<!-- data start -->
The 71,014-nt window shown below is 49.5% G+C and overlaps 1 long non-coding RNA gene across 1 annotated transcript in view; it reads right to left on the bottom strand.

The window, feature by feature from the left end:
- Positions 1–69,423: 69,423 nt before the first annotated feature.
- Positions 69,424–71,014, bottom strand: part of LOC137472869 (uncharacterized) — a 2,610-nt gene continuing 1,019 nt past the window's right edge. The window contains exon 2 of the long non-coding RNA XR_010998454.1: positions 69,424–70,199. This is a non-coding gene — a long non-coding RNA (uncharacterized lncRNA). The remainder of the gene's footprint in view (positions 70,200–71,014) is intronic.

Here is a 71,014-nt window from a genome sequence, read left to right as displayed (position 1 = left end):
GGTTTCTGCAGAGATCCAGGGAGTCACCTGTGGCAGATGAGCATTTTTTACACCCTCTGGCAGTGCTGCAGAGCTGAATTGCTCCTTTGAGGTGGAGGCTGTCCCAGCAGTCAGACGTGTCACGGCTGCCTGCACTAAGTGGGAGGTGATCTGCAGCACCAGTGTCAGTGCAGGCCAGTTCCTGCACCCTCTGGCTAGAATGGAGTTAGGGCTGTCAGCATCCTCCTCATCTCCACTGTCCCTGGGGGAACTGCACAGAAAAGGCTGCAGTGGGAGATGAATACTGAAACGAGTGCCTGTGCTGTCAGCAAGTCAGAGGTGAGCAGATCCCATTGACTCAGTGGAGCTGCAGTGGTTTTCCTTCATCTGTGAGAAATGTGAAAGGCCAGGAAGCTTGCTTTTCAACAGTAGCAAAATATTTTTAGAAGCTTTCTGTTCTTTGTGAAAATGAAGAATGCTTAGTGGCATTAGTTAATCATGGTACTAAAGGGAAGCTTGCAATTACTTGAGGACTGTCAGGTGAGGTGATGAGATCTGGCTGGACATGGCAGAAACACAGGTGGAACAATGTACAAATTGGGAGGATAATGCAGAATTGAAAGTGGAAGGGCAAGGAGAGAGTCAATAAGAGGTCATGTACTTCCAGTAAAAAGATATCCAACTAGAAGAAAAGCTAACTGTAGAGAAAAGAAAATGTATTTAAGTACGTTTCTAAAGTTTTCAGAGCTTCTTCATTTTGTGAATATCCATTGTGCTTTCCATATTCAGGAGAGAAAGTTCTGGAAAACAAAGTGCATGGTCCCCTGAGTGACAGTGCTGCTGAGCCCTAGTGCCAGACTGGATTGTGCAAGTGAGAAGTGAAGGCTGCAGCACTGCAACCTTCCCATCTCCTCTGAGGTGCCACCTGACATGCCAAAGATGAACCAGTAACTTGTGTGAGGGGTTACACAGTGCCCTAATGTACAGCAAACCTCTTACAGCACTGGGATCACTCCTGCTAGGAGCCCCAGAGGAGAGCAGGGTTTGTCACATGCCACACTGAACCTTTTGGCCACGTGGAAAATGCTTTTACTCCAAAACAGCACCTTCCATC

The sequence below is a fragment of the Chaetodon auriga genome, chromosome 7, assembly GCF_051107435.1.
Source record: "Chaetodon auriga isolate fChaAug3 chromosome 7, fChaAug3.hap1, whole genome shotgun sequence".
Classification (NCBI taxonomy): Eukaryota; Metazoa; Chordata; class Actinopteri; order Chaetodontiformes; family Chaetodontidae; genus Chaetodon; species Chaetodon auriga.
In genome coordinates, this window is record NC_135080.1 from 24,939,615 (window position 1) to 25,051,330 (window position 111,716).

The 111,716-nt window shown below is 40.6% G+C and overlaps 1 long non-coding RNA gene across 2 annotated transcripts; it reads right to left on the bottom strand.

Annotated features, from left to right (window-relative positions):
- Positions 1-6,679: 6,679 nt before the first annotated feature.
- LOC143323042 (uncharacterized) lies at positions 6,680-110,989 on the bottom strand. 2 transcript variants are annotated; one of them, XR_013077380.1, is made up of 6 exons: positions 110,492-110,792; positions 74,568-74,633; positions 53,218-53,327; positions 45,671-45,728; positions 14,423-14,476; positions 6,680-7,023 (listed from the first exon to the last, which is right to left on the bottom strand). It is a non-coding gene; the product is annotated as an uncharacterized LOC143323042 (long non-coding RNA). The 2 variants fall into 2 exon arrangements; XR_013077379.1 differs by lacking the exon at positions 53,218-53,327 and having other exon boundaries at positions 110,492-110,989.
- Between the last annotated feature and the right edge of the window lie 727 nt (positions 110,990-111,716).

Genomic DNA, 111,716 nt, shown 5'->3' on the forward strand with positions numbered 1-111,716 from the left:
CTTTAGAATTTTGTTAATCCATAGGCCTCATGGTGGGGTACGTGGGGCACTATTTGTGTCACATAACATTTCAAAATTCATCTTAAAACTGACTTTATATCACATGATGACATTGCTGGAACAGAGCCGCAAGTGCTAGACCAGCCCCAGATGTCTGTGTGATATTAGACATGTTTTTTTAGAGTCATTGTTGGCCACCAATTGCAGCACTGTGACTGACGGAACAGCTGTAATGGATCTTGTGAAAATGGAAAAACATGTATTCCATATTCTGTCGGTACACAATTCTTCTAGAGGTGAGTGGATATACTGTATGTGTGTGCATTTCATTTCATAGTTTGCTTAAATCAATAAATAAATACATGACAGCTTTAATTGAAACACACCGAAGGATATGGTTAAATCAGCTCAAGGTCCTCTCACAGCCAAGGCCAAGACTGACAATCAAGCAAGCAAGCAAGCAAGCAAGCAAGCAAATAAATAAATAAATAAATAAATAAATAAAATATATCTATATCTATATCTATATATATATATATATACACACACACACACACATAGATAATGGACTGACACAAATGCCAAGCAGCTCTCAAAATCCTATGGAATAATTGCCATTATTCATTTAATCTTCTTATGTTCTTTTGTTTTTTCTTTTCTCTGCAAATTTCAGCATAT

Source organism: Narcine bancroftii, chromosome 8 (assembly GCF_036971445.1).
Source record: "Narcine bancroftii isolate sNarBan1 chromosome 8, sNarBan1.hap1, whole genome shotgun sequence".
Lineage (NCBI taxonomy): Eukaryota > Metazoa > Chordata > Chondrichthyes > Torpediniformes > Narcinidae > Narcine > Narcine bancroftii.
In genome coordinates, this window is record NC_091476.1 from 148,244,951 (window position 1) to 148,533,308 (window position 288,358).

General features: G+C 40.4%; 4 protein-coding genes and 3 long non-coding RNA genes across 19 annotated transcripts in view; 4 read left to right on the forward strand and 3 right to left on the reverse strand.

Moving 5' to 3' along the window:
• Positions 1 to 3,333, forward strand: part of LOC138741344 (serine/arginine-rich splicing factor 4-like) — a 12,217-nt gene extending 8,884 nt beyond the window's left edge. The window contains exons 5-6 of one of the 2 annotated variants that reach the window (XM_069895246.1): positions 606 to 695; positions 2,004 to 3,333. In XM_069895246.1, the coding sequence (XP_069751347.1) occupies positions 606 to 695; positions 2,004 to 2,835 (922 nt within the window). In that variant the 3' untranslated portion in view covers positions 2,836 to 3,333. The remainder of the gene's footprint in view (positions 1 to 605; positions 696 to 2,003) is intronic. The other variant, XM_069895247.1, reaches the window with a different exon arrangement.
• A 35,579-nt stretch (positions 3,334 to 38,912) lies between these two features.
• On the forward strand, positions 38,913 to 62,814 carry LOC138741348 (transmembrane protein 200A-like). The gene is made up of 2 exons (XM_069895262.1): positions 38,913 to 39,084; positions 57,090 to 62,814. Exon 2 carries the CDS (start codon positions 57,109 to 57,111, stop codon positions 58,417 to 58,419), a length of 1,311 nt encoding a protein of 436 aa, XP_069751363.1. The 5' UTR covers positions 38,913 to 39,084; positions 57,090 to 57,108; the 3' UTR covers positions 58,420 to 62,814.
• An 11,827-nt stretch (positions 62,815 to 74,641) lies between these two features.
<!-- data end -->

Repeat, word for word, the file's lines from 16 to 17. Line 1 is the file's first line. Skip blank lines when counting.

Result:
Genomic DNA, 111,716 nt, shown 5'->3' on the forward strand with positions numbered 1-111,716 from the left:
CTTTAGAATTTTGTTAATCCATAGGCCTCATGGTGGGGTACGTGGGGCACTATTTGTGTCACATAACATTTCAAAATTCATCTTAAAACTGACTTTATATCACATGATGACATTGCTGGAACAGAGCCGCAAGTGCTAGACCAGCCCCAGATGTCTGTGTGATATTAGACATGTTTTTTTAGAGTCATTGTTGGCCACCAATTGCAGCACTGTGACTGACGGAACAGCTGTAATGGATCTTGTGAAAATGGAAAAACATGTATTCCATATTCTGTCGGTACACAATTCTTCTAGAGGTGAGTGGATATACTGTATGTGTGTGCATTTCATTTCATAGTTTGCTTAAATCAATAAATAAATACATGACAGCTTTAATTGAAACACACCGAAGGATATGGTTAAATCAGCTCAAGGTCCTCTCACAGCCAAGGCCAAGACTGACAATCAAGCAAGCAAGCAAGCAAGCAAGCAAGCAAATAAATAAATAAATAAATAAATAAATAAAATATATCTATATCTATATCTATATATATATATATATACACACACACACACACATAGATAATGGACTGACACAAATGCCAAGCAGCTCTCAAAATCCTATGGAATAATTGCCATTATTCATTTAATCTTCTTATGTTCTTTTGTTTTTTCTTTTCTCTGCAAATTTCAGCATAT